Until my physical ailments began worsening rapidly in my late 40s, I was a high achiever, proud of my “kick ass” attitude, thinking I was so competent I could surmount any challenge life threw at me. Life appeared to be straightforward, and I didn’t understand why this didn’t seem to be the case for so many other less fortunate folks.
Though I worked hard for my accomplishments and sometimes struggled, there was never a question of ability, never a doubt I’d prevail if I made enough effort. Looking back now, I can see the consistent achievements that came so easily and so early in life instilled in me a subtle subconscious arrogance.
Though I knew even back then that I was lucky to be smart and healthy, it was a superficial knowing, not a deep understanding integrated into my world view. I couldn’t conceive of my health ever becoming a limiting factor in life.
My attitude was the typical thoughtless “arrogance of good health,” the attitude of those who can’t even imagine what happens when a body stops functioning properly. This arrogance knows only the kind of pain that heals, the kind of sickness that is cured.
Like most other healthy people, I knew nothing of “intractable” and “incurable” conditions.
I didn’t look down on the sick and disabled; I just didn’t see them at all. Of course, I visually noticed, but I never gave a thought to what it meant to be in their situation. In my ignorant bliss, I assumed their lives were much like mine, just with some physical limitations.
But I was soon to learn otherwise.
By midlife, my lifelong mysterious aches and pains were becoming increasingly bothersome. They worsened and spread dramatically, but one doctor after another assured me “there’s nothing wrong with you”, and the invisible pains remained undiagnosed.
By the time I was 52, I no longer functioned well enough to do my job — or any job.
My escalating pains implied that something was seriously wrong with my body, but I still presumed it could be tracked down and cured. In my arrogance of good health, I never imagined my pain would not be “healed” because I’d never heard about permanent chronic pain.
When I was 56, my fantasies of an eventual cure and recovery came crashing down when I was diagnosed with a genetic connective tissue disorder (Ehler-Danlos Syndrome). A flaw in my collagen, the tissue that holds our body parts together, condemns me to increasing pain and disability for the rest of my life.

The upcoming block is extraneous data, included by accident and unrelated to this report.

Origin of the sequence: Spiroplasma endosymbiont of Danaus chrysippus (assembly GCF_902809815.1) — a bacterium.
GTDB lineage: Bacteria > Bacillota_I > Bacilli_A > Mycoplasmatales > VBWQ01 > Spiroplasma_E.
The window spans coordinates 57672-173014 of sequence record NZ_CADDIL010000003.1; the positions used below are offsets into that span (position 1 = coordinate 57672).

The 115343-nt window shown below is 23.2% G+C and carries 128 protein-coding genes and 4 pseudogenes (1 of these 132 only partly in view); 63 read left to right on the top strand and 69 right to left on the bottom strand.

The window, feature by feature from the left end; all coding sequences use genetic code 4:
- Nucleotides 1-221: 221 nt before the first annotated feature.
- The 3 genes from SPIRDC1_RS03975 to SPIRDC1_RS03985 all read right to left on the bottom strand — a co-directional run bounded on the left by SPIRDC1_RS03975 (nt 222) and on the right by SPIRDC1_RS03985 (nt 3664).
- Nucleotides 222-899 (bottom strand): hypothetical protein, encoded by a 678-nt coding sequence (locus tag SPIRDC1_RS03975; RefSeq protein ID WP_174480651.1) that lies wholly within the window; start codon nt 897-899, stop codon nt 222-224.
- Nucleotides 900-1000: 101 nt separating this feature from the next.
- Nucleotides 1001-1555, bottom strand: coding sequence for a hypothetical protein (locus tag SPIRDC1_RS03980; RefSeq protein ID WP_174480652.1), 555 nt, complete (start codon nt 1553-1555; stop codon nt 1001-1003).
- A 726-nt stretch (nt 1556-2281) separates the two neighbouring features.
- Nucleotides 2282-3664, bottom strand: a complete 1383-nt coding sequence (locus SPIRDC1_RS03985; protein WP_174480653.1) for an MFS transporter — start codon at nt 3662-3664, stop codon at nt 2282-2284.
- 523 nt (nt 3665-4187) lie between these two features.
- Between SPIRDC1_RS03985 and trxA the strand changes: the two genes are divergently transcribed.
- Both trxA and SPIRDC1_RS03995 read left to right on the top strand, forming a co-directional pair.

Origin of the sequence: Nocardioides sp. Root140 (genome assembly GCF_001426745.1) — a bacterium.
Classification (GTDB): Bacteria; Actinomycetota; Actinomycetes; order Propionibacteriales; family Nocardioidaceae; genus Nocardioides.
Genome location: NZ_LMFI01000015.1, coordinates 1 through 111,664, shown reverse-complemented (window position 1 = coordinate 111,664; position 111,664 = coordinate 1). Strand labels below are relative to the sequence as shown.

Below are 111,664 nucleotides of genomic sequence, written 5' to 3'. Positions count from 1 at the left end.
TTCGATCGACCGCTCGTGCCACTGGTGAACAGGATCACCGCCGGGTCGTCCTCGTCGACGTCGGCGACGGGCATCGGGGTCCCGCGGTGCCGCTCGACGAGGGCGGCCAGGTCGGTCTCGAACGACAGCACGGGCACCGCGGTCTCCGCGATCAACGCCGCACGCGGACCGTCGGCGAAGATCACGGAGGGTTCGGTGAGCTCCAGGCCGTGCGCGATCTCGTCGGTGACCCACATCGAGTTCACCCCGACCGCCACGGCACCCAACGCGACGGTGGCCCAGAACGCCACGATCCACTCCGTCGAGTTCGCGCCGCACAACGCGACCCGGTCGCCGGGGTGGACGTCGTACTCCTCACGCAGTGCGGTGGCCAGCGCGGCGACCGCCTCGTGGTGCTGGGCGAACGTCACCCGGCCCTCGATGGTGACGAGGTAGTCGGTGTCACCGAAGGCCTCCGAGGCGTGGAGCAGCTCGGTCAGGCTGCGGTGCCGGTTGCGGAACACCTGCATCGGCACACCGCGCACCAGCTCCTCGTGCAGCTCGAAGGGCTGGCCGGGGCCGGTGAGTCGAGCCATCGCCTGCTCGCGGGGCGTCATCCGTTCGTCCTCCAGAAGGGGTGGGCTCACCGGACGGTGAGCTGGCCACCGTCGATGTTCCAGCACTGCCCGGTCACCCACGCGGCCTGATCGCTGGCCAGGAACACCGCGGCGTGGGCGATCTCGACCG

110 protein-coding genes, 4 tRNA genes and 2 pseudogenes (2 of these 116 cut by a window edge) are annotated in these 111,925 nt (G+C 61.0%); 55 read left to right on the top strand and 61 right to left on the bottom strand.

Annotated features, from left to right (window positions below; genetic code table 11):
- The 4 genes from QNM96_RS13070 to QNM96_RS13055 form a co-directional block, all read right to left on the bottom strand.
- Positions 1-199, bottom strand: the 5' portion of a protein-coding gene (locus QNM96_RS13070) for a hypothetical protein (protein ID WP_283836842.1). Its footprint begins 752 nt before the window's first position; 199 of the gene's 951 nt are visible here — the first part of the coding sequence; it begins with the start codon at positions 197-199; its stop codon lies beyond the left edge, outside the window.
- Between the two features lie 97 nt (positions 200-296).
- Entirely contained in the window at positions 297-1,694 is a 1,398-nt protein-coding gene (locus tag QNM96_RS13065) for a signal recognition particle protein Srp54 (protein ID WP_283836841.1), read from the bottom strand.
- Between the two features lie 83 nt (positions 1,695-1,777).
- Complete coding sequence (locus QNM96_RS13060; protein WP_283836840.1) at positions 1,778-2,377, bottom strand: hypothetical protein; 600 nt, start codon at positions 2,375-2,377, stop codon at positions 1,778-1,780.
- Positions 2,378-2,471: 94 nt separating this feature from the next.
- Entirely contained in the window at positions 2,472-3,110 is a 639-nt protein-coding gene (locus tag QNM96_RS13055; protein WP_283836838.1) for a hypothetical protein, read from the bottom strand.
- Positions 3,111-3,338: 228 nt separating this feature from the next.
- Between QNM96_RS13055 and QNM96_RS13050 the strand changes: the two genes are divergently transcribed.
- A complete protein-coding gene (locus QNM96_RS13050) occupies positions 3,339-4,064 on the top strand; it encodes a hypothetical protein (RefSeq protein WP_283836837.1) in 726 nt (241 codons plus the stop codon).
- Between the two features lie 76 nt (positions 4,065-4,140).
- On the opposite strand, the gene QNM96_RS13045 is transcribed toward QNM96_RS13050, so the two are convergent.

The prognosis of lifelong permanent pain shattered my assumptions about my health and its impact. Pain is now a primal and profound force penetrating all aspects of my life.
My loss of a “normal” life stripped me of my unwitting arrogance, humbled me. I can no longer earn a living, cannot be self-sufficient, and all the competencies and knowledge gathered over the course of my career are now useless.
My pride has been crushed, and I feel discarded, unneeded, and unwanted.
I no longer fit into a society that assigns value based on achievements and productivity. Without obvious accomplishments to shore up my worth as a human being, I can foresee that I may never again be considered successful in our society.
But being forced to surrender my previous life has led me to solidarity with other unlucky and downtrodden members of society — the invisible ones, those suffering from constant, unrelenting, chronic pain. And they are good people, this new tribe of mine, hurting but honest, stripped of pretense, and exiled from socially validated success.
This tribe of pained people has shown me it is possible to create a new life from the wreckage of the old, to rise above the now trivial concerns of the past, and to broaden my experience in new directions.
From them, I am learning how to leave behind the old days and ways, first with bitterness, then with grudging acknowledgment, and eventually, I hope, with humility and acceptance.
Angelika Byczkowski is a patient with Ehlers-Danlos syndrome who blogs at EDS Info.
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